Films where a number of shorter works (usually with a thematic connection) are bound together in an anthology format are pretty rare. As the title suggests, here the basic thread involves futuristic science fiction with a distinctly horrific sensibility.
Features of this sort are almost guaranteed to be uneven in quality and impact. That’s certainly true here.
The sheer number of short subjects here are impressive, with 8 complete stories, plus an unsettling framing device where an unexplained deep space disaster has left a single survivor trapped in a failing life pod. The pod’s computer voice insists on keeping him “entertained” by playing a string of grim videos. It won’t stop, no matter how the man begs, until he recalls the proper password. Then he can finally wait to die in peaceful silence.
In the opening video, “Eden” is the bitterly ironic name for a nation that arose from the ruins of the United States of America. Living underground to escape a poisoned world, the government is fighting a losing battle against an anarchist cult. Eden’s President has his latest reassuring propaganda video disrupted by a child assassin. It’s a nasty, downbeat (no surprise there) and suitably claustrophobic tale. It sets the tone of what’s to follow, if nothing else.
“Iris” is shorter, brighter and much more gripping. The title ‘character’ is the VERY smartphone of a guy who has gone the murder-for-hire route. He’s wrapped his victim in a blanket and taken her out into a mountain wilderness for burial. “Iris” figures out what “Dave” (Luke Sarge) has done and tricks him, exacting a form of highly satisfying rough justice. It’s the lone film that portrays natural Earth-bound beauty and even sports a bit of dark humor. All told, it’s my favorite entry in the entire film.
But it’s not the only one with admirable qualities.
The title of “Entity” puzzled me until the end, but this tale of a female astronaut lost in space is redeemed by its striking visual imagery. She’s outside in a spacesuit when her ship suddenly blows apart (in correctly silent fashion). Her suit’s comm unit is offline and her terror builds as she faces an eventual, lonely death. But then she encounters a whirling something. Is it a black hole? A space creature? The title entity? Nothing is explained, even when we see countless other space-suited figures trapped within it. Here the deeply claustrophobic horrific aspects are balanced by the expansive and beautiful (if menacing and inexplicable) outer space visuals.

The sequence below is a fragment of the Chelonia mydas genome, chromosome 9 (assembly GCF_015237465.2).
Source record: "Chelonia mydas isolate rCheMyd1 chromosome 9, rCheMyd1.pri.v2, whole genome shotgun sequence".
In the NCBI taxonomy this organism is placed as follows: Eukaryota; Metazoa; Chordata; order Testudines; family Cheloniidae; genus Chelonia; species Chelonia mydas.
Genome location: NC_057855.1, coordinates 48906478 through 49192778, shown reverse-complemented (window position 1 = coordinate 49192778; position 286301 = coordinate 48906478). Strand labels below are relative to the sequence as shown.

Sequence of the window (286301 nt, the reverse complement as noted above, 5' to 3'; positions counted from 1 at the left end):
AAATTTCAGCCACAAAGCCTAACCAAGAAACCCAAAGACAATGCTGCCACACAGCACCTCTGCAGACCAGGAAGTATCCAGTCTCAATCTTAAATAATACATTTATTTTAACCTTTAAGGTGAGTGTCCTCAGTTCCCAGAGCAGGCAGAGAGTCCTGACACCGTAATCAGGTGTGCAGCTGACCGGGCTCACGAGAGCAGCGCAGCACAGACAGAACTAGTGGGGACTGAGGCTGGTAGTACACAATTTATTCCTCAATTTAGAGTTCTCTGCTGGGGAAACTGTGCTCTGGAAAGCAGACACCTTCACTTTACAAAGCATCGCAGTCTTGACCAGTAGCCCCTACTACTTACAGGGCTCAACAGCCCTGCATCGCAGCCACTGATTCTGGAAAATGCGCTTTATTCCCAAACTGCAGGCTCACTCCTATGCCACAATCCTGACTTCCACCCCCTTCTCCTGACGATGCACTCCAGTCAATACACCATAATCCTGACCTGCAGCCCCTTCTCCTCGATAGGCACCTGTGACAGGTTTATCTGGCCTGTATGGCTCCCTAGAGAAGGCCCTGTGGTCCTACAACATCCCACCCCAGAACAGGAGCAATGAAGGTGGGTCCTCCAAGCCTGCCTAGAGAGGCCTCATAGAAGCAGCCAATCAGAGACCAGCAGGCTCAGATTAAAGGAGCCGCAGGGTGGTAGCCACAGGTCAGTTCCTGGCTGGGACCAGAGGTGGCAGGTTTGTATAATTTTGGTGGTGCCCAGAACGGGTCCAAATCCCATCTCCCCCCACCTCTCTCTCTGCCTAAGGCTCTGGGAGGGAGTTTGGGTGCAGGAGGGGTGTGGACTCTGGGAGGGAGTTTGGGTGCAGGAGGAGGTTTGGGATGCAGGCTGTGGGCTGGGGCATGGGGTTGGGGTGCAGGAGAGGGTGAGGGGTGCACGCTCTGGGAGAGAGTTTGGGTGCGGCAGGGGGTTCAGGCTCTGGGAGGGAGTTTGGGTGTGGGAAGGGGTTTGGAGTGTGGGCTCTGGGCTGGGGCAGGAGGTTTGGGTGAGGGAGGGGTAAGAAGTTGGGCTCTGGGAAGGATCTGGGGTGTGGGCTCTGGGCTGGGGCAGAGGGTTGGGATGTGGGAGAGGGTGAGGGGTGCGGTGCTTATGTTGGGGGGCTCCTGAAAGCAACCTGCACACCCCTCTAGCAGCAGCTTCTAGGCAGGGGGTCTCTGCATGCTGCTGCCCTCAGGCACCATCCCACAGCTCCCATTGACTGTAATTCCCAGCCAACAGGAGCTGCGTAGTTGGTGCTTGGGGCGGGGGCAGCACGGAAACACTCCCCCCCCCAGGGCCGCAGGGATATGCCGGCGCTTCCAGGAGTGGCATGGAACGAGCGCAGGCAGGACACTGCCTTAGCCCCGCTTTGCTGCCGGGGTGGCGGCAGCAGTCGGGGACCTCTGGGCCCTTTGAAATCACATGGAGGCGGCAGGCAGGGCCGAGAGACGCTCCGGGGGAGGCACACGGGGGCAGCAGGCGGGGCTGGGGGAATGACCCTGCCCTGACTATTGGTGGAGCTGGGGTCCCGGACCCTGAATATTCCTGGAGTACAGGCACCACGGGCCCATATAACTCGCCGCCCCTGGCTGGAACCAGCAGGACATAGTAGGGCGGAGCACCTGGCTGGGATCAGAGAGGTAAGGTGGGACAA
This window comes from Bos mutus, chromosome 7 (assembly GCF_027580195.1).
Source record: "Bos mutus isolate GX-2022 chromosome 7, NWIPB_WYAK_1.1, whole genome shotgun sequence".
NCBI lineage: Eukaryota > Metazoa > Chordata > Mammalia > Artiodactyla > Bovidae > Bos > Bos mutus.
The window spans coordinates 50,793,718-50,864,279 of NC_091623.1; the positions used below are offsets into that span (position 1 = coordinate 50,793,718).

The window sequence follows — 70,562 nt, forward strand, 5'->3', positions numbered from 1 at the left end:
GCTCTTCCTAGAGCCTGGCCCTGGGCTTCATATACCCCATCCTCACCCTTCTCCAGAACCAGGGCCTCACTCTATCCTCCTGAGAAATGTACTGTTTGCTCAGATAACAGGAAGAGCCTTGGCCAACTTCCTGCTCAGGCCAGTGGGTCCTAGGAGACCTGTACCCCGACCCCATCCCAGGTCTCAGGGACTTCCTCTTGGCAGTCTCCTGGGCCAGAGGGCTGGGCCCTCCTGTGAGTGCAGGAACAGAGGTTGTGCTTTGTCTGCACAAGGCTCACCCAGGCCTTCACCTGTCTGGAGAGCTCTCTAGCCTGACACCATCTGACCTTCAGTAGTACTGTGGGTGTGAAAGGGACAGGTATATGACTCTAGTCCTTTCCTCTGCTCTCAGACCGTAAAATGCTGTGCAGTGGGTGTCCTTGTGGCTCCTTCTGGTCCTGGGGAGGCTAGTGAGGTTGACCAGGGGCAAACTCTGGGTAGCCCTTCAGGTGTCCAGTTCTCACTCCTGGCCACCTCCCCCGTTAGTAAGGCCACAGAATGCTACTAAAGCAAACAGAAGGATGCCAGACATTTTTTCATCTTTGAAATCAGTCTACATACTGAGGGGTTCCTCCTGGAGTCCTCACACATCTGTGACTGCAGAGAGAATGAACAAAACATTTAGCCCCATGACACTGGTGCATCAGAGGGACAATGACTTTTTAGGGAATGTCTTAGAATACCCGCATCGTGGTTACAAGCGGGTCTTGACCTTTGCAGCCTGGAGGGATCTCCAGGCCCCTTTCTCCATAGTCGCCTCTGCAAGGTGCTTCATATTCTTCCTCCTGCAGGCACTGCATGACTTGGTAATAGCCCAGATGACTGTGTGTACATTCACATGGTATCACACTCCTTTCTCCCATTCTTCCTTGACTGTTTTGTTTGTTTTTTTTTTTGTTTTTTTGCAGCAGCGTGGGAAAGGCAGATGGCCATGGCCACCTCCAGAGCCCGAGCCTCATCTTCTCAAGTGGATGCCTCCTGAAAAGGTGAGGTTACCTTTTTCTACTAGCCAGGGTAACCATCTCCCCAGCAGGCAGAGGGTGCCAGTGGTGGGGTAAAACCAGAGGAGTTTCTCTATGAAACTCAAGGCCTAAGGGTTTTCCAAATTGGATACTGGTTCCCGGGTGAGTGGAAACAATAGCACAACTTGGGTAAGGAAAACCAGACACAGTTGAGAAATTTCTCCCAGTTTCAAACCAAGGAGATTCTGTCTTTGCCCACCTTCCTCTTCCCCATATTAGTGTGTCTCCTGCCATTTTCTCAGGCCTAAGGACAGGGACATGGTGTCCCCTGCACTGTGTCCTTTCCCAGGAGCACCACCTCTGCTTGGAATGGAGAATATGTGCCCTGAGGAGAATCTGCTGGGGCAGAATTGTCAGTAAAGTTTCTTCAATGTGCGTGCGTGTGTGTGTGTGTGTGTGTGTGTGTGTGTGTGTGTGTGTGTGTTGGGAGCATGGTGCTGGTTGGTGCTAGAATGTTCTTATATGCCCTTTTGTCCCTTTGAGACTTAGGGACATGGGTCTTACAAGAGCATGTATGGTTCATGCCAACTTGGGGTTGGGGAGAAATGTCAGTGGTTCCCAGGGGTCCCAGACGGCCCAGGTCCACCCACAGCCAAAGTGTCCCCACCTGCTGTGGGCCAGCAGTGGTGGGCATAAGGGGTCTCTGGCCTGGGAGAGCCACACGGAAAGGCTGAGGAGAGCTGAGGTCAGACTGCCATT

In addition to the film’s abundant variety of stories, it’s also a work of quite international origins. In fact, a couple of the entries aren’t even in English. This includes one of my favorites: “Kingz” is a German production, complete with subtitles. It’s a full 10 years older than this overall compilation, yet still feels cutting edge. A couple guys are doing whatever they can to scratch out a living in a dark and grubby urban near-future. Today they’re delivering some new drug to a menacing gang leader in an underground club. Only they discover that the gang seems to be controlled by parasitic brain machines. A desperate battle to escape and survive ensues.
Less effective for my money (but profoundly weird, I must admit) is “Pathos.” It’s in Italian (I think) with English subtitles. Earth is a ruined mess, courtesy pollution and human greed. A single descendant of the few survivors is locked in a room, an umbilical-cord-like thingy extends from the ceiling into his elongated skull (and has since he was a fetus). He can move about the mostly empty room, listening to AI/computer-generated videos that give him tasks to perform, promise rewards (in the form of video experiences) and threaten him with various punishments should he fail to act as instructed within limited time frames. As such, he is required to dash back and forth around the room, and never seems to have enough time to finish these meaningless make-work tasks. The poor guy is helpless and the emotionless computer tortures him in a fashion I found, frankly, pretty pointless.
Weirder still (and just outrageous enough to appeal slightly to me), “Eveless” is another future city in ruins. Here, human females are now extinct and, apparently, forbidden. Two guys are out to change that, one impregnating his buddy through artificial means (well, yes, of course) and delivering the infant surgically. Only it turns out to be a boy (what, again!). So the baby is, ahem, recycled–and they begin the process again. Bleak and unique.
“Flesh Computer” is equally bizarre. Another shabby, dark, rundown apartment building includes a character who has created a gooey computer/flesh interface that includes a seemingly functional vagina in among the wall of circuitry. A couple thugs break in, decide to have some “fun” with it. The guy objects and messy, gross violence ensues. Into gross-out gore? This segment is for you.
“They All Die in Space” is about the crew of a sub-light ship damaged long ago by a meteor strike (they say asteroid, but I think anything that big would do more than hopelessly cripple the vessel). Anyway, most of those aboard are in suspended animation. The two guys who are awake revive a tech who might be able to fix the communication system. He fails then finds the ship has been drifting aimlessly far longer than the others told him. Food stores were exhausted long ago, several of the other deep-sleepers’ chambers are now vacant–including the one his wife was in. Think: The Donner Party in Space. He kills the other two in fierce self-defense combat. But later, well, he gets . . . hungry. Given the set-up, it makes grim, if ultimately predictable, sense.
As stated before, Galaxy of Horrors is uneven with a mix of styles, accomplished to varying degrees. You probably won’t like it all (I didn’t), but it’s worth a look for fans of low-budget shockers blended with grim Sci-Fi.